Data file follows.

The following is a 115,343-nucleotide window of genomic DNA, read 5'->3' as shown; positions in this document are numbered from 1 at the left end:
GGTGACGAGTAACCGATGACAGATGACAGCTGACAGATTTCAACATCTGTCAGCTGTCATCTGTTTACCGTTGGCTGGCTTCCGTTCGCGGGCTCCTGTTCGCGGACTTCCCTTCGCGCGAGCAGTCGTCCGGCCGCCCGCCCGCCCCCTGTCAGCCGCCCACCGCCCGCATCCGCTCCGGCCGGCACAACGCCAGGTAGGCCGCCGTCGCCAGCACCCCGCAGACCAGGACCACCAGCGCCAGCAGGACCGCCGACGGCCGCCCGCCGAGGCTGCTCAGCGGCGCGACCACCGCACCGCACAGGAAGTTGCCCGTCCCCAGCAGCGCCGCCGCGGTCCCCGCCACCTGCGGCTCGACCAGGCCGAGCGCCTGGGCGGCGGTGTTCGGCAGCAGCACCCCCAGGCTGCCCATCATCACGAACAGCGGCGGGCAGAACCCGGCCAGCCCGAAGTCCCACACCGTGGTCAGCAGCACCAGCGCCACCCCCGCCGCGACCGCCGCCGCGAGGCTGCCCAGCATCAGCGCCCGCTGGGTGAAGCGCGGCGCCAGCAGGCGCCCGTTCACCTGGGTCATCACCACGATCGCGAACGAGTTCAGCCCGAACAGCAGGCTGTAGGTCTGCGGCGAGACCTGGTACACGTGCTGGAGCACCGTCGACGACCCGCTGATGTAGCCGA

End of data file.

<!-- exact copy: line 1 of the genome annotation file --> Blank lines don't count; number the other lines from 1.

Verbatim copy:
The following is a 115,343-nucleotide window of genomic DNA, read 5'->3' as shown; positions in this document are numbered from 1 at the left end: